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Effect of anti-epileptic drugs on fetal behaviour
  1. C Lynch1,
  2. P Hepper1,
  3. J Morrow2
  1. 1Queen's University, Belfast, UK
  2. 2Royal Victoria Hospital, Belfast, UK


Selected anti-epileptic drugs have been associated with higher risk of congential anomalies and with impaired cognitive development. To date, no study has examined the effects of anti-epileptic drug therapy on fetal behaviour.

Purpose To examine movements in fetuses of women taking the anti-epileptic drugs carbamazepine, valporate and lamotrigine and to compare them to unaffected fetuses.

Method Fetuses of thirty women taking three anti-epileptic drugs (carbamazepine: n=10; valporate: n=10; lamotrigine: n=10) and of 20 women unaffected by epilepsy were studied. Fetal movements were observed by ultrasound for 30 min at 12–15 weeks gestation. The number of arm, leg, startle and head movements was recorded off-line for each fetus.

Results Results revealed more movement by fetuses in the carbamazepine group (M=9.62 +/−3.15 (SD)) and less movement by fetuses in the valporate group (M=6.06 +/−2.37) than by those in the control group (M=6.96 +/−3.01, n=20). Movement scores of fetuses in the lamotrigine group (M=7.75 +/−3.03, n=7) were similar to those in the control group.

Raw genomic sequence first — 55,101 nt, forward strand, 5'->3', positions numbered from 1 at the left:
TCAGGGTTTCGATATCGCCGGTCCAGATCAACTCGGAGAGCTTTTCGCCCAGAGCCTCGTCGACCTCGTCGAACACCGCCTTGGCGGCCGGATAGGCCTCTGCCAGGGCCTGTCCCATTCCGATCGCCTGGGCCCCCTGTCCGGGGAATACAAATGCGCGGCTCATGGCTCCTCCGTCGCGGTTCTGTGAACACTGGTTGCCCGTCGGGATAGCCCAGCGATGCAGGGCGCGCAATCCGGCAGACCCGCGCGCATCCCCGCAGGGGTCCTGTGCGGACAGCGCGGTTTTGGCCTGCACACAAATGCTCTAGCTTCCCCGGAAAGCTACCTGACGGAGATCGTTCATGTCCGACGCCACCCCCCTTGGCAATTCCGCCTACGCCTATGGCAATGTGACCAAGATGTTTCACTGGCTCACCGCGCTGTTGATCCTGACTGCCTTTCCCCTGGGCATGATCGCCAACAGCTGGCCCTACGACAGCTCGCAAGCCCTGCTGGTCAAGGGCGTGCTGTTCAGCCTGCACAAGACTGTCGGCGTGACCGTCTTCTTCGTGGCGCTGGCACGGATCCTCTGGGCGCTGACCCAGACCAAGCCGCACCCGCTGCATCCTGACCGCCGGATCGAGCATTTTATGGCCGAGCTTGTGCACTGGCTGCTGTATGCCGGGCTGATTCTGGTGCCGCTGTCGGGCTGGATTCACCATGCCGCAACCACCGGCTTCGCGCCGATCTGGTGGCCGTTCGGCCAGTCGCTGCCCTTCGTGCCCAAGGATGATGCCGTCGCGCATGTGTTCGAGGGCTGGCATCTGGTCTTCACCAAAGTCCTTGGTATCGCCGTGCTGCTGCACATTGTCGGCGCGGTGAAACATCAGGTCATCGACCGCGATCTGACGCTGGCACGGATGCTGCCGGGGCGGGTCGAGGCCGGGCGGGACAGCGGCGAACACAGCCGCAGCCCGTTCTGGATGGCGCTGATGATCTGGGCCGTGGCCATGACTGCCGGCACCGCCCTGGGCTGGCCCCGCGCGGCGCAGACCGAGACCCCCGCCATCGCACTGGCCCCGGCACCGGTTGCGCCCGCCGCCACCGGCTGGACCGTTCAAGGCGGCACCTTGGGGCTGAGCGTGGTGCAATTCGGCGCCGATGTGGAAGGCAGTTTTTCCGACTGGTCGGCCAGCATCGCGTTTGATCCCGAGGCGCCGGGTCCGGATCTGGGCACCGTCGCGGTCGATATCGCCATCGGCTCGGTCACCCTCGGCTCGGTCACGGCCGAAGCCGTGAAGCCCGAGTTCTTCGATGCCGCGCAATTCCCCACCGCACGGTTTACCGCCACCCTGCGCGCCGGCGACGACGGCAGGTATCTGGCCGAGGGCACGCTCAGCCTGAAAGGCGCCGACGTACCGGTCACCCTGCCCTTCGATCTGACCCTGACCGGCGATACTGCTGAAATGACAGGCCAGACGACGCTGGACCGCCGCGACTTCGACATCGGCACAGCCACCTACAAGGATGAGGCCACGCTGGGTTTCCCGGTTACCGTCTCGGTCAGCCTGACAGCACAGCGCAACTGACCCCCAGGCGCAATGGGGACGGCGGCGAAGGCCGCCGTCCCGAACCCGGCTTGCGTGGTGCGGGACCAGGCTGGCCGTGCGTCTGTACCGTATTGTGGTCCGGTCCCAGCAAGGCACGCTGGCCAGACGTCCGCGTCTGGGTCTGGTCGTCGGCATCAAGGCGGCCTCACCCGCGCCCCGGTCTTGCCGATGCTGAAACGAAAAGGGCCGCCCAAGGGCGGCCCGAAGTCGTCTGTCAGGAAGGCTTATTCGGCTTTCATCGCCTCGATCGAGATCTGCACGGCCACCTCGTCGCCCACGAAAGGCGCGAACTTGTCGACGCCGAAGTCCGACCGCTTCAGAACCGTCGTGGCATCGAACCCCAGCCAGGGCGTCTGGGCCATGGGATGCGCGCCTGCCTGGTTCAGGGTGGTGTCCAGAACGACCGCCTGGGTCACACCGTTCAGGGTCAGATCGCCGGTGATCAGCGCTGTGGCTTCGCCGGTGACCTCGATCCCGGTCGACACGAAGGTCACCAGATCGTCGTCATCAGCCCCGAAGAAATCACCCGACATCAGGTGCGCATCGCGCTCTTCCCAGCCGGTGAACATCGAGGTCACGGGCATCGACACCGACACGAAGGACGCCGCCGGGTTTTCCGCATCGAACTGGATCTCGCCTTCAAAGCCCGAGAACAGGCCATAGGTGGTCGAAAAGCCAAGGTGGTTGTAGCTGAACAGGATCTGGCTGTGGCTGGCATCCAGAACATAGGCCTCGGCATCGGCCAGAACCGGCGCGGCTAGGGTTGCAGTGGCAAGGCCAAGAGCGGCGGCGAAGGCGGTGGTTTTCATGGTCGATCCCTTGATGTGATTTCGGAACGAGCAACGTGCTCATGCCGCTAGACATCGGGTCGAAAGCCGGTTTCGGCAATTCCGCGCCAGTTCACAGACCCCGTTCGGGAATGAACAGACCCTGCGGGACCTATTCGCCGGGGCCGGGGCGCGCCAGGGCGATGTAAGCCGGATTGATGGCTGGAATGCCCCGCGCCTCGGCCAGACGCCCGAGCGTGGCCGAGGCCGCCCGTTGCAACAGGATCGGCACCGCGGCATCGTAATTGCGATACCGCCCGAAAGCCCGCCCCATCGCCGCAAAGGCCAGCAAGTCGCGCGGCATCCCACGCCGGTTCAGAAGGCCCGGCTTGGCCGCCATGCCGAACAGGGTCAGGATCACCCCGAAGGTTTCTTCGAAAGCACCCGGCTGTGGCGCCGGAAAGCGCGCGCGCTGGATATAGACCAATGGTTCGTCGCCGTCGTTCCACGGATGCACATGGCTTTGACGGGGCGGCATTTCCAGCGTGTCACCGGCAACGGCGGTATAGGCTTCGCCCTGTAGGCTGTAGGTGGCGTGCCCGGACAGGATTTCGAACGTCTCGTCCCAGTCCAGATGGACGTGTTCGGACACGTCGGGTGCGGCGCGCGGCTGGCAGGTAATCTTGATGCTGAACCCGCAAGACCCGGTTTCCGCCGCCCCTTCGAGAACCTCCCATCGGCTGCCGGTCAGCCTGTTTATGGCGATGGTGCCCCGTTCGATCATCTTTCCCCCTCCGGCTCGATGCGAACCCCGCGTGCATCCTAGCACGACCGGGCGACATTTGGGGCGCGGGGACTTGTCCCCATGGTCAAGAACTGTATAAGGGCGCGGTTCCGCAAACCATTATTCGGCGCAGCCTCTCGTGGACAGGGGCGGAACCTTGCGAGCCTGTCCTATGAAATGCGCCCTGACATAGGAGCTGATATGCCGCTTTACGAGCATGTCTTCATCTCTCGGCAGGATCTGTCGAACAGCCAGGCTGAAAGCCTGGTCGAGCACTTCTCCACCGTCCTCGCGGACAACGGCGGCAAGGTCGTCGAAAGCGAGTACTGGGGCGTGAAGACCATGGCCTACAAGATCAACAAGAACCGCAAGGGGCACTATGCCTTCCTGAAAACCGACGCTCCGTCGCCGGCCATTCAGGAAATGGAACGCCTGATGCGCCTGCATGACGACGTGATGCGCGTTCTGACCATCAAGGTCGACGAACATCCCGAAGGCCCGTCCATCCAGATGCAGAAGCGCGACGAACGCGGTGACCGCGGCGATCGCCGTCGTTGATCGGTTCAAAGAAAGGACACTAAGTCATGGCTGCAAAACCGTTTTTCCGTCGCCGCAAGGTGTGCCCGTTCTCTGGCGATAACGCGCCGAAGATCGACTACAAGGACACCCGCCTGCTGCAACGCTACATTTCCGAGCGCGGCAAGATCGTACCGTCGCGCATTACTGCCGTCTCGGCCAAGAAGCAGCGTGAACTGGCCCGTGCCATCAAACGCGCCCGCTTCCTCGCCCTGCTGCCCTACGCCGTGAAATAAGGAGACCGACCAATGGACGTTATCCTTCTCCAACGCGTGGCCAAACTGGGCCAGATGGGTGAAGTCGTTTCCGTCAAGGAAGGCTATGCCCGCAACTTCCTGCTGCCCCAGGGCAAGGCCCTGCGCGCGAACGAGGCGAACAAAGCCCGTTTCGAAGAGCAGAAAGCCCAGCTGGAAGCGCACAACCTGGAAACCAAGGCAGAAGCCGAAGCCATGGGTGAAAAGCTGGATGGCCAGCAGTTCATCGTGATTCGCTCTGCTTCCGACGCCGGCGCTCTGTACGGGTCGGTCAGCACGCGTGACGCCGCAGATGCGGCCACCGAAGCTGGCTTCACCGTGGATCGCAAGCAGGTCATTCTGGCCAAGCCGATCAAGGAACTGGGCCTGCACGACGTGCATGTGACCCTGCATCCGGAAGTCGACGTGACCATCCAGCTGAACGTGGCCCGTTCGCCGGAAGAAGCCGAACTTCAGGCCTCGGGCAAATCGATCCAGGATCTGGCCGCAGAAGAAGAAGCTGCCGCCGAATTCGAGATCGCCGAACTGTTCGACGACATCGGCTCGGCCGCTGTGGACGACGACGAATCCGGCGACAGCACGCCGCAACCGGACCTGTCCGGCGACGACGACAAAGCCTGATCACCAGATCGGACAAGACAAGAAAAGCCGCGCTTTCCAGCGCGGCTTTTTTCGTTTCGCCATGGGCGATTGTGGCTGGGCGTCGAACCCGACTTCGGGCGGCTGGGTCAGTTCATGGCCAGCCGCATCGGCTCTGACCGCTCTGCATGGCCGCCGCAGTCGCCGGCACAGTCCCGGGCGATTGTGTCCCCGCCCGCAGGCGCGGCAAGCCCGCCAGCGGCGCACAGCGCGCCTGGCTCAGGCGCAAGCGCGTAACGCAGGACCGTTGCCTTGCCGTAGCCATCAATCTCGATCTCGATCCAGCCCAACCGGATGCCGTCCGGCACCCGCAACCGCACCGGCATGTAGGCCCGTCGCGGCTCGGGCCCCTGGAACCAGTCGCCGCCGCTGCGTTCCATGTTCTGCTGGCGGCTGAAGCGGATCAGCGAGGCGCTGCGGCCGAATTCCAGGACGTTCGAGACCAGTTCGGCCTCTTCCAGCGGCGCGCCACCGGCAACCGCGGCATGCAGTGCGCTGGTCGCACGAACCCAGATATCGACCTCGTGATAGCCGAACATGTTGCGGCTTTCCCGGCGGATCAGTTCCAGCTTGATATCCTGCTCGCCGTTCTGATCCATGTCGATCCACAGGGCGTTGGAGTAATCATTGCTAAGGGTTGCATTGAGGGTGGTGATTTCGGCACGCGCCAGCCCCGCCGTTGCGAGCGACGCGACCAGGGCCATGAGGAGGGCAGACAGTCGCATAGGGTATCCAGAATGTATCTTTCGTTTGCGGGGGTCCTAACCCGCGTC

Fetal activity is affected by anti-epileptic drugs, and these effects are drug-specific. Anti-epileptic medications have been associated with cognitive delay in children. Observation of fetal behaviour reveals the effect of these medications on central nervous system functioning during the prenatal period. Evaluation of fetal behaviour may enable the mechanisms by which anti-epileptic drugs exert their long term neurodevelopmental consequences to be determined.

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